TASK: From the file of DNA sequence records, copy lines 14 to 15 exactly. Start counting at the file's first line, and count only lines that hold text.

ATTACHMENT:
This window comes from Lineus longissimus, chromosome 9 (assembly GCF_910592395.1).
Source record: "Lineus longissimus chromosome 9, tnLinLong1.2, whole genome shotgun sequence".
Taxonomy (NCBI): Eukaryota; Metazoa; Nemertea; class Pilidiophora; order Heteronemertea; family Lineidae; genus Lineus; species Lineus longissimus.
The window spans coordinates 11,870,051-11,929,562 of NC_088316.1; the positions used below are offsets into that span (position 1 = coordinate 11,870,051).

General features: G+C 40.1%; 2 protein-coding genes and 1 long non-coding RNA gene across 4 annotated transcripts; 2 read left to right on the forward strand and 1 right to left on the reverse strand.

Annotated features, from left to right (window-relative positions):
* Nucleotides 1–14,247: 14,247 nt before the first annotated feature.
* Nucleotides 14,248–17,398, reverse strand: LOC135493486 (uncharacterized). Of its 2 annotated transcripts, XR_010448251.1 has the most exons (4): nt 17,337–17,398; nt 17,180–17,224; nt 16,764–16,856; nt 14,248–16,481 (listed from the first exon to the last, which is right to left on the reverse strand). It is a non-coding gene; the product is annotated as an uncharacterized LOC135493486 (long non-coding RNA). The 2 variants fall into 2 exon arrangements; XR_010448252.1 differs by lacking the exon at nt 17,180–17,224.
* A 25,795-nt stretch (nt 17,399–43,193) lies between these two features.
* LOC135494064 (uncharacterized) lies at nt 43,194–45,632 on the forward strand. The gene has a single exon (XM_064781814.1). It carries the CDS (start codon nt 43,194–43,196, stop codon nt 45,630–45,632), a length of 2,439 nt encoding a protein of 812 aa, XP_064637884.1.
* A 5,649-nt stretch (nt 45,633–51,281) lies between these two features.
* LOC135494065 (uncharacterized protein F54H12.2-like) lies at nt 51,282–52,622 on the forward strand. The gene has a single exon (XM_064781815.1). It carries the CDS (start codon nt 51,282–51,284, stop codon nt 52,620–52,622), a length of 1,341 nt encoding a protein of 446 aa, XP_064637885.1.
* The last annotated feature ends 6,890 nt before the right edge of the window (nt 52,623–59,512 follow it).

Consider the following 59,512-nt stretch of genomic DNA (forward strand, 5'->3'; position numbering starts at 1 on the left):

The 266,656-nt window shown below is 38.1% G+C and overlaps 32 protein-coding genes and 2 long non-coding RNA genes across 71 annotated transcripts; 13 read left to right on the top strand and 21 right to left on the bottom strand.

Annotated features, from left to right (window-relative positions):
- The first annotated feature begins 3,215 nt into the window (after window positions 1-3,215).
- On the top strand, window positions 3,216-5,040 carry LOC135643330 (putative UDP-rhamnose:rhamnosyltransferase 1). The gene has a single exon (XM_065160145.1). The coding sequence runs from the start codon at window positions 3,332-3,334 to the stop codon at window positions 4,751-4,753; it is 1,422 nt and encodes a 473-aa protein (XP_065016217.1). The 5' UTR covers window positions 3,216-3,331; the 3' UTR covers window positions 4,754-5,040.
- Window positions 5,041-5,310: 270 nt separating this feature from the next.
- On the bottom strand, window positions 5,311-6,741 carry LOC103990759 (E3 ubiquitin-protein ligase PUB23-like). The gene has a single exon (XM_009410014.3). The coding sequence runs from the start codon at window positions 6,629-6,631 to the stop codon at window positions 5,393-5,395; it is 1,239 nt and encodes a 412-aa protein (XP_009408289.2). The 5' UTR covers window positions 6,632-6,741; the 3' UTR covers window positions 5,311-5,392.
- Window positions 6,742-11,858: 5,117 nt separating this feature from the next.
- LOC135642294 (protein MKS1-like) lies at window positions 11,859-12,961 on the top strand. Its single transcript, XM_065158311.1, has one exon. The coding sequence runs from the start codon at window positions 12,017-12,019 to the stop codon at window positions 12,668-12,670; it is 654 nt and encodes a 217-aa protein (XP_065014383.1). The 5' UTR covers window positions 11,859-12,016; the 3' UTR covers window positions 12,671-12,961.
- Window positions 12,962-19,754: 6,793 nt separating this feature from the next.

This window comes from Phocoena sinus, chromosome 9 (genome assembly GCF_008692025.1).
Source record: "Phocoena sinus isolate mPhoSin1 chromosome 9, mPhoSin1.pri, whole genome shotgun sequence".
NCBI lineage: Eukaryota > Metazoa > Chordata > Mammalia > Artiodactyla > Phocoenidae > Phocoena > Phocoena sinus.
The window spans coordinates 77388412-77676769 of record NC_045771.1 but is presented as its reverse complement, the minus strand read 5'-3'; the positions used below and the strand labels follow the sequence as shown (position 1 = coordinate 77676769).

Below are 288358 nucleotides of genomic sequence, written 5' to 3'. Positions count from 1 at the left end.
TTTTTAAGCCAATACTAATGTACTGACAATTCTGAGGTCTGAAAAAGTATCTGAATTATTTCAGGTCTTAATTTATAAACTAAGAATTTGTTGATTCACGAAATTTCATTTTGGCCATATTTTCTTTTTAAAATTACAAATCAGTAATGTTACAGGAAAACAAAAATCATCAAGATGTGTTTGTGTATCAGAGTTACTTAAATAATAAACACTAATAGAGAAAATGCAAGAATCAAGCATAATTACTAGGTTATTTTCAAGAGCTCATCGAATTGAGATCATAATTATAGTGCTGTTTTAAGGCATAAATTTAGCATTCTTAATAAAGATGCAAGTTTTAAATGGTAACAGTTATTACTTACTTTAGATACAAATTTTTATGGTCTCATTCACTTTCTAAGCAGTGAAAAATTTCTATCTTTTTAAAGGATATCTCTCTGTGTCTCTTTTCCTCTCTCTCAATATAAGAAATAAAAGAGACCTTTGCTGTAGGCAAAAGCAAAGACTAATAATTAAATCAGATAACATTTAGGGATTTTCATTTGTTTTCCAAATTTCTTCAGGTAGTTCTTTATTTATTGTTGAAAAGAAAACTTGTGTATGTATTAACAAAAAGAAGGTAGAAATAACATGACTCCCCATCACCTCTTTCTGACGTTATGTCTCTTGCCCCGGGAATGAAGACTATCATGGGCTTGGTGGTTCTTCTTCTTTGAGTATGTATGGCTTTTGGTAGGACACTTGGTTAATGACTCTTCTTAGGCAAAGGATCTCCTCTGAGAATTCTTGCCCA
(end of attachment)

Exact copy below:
Consider the following 59,512-nt stretch of genomic DNA (forward strand, 5'->3'; position numbering starts at 1 on the left):

The 266,656-nt window shown below is 38.1% G+C and overlaps 32 protein-coding genes and 2 long non-coding RNA genes across 71 annotated transcripts; 13 read left to right on the top strand and 21 right to left on the bottom strand.